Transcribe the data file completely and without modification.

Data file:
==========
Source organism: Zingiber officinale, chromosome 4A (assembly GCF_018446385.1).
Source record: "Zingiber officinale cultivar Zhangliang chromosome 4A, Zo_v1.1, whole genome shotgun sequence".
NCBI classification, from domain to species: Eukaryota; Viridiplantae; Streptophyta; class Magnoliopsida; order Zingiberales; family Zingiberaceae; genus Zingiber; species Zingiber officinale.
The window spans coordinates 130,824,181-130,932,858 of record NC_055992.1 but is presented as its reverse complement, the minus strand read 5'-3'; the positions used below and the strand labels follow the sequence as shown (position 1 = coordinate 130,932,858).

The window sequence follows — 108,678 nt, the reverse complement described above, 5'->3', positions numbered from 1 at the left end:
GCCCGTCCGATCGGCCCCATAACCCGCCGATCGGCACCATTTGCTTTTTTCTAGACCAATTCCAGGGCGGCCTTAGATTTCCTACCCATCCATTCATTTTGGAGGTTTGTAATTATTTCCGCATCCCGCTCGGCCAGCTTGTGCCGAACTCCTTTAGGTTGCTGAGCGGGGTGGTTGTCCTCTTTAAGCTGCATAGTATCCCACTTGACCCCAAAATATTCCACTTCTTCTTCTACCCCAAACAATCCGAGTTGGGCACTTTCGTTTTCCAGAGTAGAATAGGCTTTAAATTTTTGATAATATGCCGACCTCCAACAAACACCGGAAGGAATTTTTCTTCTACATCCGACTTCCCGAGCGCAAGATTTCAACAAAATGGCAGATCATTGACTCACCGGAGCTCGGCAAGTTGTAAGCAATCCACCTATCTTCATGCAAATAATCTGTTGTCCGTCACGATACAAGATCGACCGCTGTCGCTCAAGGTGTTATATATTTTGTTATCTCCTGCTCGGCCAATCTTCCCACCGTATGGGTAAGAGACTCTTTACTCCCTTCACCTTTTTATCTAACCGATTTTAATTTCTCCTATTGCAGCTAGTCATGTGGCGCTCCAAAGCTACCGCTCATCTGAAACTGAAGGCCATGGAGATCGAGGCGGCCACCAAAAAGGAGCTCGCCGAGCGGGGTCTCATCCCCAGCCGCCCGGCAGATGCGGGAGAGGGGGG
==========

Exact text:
Source organism: Zingiber officinale, chromosome 4A (assembly GCF_018446385.1).
Source record: "Zingiber officinale cultivar Zhangliang chromosome 4A, Zo_v1.1, whole genome shotgun sequence".
NCBI classification, from domain to species: Eukaryota; Viridiplantae; Streptophyta; class Magnoliopsida; order Zingiberales; family Zingiberaceae; genus Zingiber; species Zingiber officinale.
The window spans coordinates 130,824,181-130,932,858 of record NC_055992.1 but is presented as its reverse complement, the minus strand read 5'-3'; the positions used below and the strand labels follow the sequence as shown (position 1 = coordinate 130,932,858).

The window sequence follows — 108,678 nt, the reverse complement described above, 5'->3', positions numbered from 1 at the left end:
GCCCGTCCGATCGGCCCCATAACCCGCCGATCGGCACCATTTGCTTTTTTCTAGACCAATTCCAGGGCGGCCTTAGATTTCCTACCCATCCATTCATTTTGGAGGTTTGTAATTATTTCCGCATCCCGCTCGGCCAGCTTGTGCCGAACTCCTTTAGGTTGCTGAGCGGGGTGGTTGTCCTCTTTAAGCTGCATAGTATCCCACTTGACCCCAAAATATTCCACTTCTTCTTCTACCCCAAACAATCCGAGTTGGGCACTTTCGTTTTCCAGAGTAGAATAGGCTTTAAATTTTTGATAATATGCCGACCTCCAACAAACACCGGAAGGAATTTTTCTTCTACATCCGACTTCCCGAGCGCAAGATTTCAACAAAATGGCAGATCATTGACTCACCGGAGCTCGGCAAGTTGTAAGCAATCCACCTATCTTCATGCAAATAATCTGTTGTCCGTCACGATACAAGATCGACCGCTGTCGCTCAAGGTGTTATATATTTTGTTATCTCCTGCTCGGCCAATCTTCCCACCGTATGGGTAAGAGACTCTTTACTCCCTTCACCTTTTTATCTAACCGATTTTAATTTCTCCTATTGCAGCTAGTCATGTGGCGCTCCAAAGCTACCGCTCATCTGAAACTGAAGGCCATGGAGATCGAGGCGGCCACCAAAAAGGAGCTCGCCGAGCGGGGTCTCATCCCCAGCCGCCCGGCAGATGCGGGAGAGGGGGG